Deacon Keith A Fournier
© Third Millennium, LLC
I have a wonderful twenty one year old daughter who lives with us. She loves cooking shows. It seems to be genetic. My late dear old dad loved them also. They seem to form a backdrop these days when I arrive home early from the office. I occasionally join my daughter in watching one of them, especially when I just want her to know I care or I need some mindless fare.
Some time back, on one of her favorite cooking shows, the host and a guest were making home made ice cream. Well, need I say anymore? I was drawn into my living room chair. I love ice cream; you know the real kind, made with heavy cream and all the real flavors, not the fat free, sugar free, taste free pretend kind that was in vogue for a short time. The shows' host prepared the basic recipe, using real vanilla beans as the flavor base, and placed the large recipe in various ice cream makers.
Then, along with her guest, she began to deepen the experience of the basic recipe by filling various bowls with the concoction and adding all the various fruits, nuts, and flavor bases that make ice cream even more of a culinary experience. By the time it was done, the vanilla seemed awfully bland. Sure, it was still ice cream, still rich and creamy, but it was missing the depth of flavor that draws so many people to this amazing frozen confection we call ice cream. At the end of the program, some members of the audience were invited to sample the various flavors. No-one chose vanilla. I am sure, if it was the only flavor available, or if it was offered alongside of the fat free or sugar free kind, it would have been chosen. But when there is something fuller flavored, most people want it.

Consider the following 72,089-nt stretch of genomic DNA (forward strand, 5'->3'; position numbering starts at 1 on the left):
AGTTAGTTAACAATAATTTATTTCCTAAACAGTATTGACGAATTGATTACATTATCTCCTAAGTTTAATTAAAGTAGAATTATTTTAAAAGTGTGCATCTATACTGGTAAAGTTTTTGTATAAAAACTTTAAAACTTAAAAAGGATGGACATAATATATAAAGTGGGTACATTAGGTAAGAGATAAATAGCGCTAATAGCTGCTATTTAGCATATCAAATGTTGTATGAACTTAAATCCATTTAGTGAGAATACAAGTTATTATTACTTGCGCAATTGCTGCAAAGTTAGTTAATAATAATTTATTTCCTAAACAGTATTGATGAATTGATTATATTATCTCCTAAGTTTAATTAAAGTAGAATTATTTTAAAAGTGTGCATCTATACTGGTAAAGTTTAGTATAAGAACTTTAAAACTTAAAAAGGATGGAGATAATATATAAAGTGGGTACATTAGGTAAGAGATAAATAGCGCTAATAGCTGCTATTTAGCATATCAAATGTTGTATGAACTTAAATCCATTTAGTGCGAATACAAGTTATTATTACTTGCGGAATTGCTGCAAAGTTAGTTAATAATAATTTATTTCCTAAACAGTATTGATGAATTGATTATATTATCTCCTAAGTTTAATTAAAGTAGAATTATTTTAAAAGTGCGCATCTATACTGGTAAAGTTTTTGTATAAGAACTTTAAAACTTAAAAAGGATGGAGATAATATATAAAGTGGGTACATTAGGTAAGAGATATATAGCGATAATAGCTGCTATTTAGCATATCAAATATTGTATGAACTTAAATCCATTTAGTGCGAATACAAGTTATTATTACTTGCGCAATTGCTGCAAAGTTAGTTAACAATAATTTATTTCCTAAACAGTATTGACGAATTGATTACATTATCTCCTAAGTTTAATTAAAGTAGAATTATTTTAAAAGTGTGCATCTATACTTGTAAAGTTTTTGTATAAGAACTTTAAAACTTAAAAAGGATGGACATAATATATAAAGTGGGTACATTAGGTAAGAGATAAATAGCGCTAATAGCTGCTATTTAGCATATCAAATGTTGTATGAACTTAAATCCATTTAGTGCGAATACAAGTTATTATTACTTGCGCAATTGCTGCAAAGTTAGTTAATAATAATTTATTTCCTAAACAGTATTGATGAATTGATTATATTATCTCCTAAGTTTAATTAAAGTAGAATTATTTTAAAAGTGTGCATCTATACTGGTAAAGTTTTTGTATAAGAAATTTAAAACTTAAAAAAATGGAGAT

What's my point?